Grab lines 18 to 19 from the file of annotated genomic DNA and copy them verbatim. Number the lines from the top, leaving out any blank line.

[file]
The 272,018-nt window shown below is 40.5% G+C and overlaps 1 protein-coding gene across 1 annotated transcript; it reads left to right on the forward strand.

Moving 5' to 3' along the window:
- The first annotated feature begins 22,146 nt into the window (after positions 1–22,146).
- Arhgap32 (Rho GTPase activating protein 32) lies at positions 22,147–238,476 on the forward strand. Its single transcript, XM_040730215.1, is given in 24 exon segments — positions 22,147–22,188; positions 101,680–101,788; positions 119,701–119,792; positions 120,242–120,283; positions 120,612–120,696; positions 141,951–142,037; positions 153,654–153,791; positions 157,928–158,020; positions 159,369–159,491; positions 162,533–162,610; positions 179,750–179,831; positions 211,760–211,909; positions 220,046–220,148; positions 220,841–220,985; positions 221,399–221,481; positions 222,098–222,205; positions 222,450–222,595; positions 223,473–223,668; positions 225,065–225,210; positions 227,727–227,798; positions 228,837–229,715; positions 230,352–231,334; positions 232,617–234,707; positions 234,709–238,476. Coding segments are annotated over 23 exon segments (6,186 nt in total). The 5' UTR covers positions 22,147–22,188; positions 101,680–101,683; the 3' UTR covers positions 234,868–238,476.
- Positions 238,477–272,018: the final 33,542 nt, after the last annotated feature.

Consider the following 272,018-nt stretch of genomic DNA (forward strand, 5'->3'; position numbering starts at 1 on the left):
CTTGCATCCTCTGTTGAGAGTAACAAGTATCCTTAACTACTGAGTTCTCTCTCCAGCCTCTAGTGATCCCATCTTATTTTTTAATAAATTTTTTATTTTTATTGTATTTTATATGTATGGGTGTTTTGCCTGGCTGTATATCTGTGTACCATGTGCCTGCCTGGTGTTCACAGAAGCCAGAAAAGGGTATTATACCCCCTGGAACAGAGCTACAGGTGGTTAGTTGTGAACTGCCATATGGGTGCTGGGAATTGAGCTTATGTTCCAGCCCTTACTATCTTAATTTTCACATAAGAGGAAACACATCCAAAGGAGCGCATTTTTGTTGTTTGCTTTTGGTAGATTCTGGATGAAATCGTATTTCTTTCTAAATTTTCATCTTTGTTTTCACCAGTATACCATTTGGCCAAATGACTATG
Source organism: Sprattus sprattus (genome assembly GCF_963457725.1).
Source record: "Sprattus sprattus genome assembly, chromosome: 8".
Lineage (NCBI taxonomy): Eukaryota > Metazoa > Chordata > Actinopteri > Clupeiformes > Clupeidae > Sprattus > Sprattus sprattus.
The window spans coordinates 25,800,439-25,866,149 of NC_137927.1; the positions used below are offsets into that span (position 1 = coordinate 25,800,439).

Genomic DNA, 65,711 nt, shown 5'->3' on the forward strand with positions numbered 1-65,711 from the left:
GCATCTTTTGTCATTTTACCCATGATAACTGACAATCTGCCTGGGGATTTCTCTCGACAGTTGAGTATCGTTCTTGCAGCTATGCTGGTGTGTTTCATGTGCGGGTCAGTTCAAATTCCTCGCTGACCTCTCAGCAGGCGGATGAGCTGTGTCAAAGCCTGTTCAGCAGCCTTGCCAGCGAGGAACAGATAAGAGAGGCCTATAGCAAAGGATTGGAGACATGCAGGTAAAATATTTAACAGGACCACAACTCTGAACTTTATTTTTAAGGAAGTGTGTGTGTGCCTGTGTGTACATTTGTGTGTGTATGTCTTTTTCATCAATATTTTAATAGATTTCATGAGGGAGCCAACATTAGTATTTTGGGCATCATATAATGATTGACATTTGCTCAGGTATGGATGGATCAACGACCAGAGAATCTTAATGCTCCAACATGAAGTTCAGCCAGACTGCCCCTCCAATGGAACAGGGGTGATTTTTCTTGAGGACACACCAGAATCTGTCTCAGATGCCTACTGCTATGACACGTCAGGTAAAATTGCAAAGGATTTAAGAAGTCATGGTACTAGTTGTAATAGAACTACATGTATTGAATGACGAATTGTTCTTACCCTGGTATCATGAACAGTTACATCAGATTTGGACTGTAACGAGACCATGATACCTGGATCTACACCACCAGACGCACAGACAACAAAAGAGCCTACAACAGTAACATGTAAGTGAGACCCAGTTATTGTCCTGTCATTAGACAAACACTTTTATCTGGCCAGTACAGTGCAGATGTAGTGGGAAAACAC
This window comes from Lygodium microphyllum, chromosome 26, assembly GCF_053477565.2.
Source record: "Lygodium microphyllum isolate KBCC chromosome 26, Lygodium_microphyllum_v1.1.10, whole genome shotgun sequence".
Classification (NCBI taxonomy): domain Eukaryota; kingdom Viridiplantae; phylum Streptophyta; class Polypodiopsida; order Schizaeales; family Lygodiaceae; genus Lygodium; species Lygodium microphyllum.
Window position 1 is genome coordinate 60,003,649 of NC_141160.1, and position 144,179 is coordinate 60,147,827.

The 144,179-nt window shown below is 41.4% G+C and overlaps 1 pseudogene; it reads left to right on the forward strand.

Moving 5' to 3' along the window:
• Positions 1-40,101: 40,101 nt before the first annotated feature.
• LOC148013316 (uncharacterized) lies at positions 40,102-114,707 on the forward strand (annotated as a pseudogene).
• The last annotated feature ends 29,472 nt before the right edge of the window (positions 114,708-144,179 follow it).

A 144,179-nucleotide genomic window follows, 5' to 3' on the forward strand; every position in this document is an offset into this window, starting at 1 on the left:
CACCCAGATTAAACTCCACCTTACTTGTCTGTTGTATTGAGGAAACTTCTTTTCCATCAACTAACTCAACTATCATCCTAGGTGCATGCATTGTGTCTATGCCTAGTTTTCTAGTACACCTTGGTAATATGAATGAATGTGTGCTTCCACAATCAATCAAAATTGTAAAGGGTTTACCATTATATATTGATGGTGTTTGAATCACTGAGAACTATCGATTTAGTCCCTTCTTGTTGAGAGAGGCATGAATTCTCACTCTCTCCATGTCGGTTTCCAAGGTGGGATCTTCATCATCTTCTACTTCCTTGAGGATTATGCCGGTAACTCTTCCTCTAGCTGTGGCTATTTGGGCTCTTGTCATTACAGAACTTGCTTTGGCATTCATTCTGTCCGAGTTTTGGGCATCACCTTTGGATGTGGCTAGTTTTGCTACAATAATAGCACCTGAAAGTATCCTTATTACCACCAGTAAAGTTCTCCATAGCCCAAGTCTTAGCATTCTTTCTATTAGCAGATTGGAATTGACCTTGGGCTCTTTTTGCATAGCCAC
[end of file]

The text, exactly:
The 144,179-nt window shown below is 41.4% G+C and overlaps 1 pseudogene; it reads left to right on the forward strand.

Moving 5' to 3' along the window: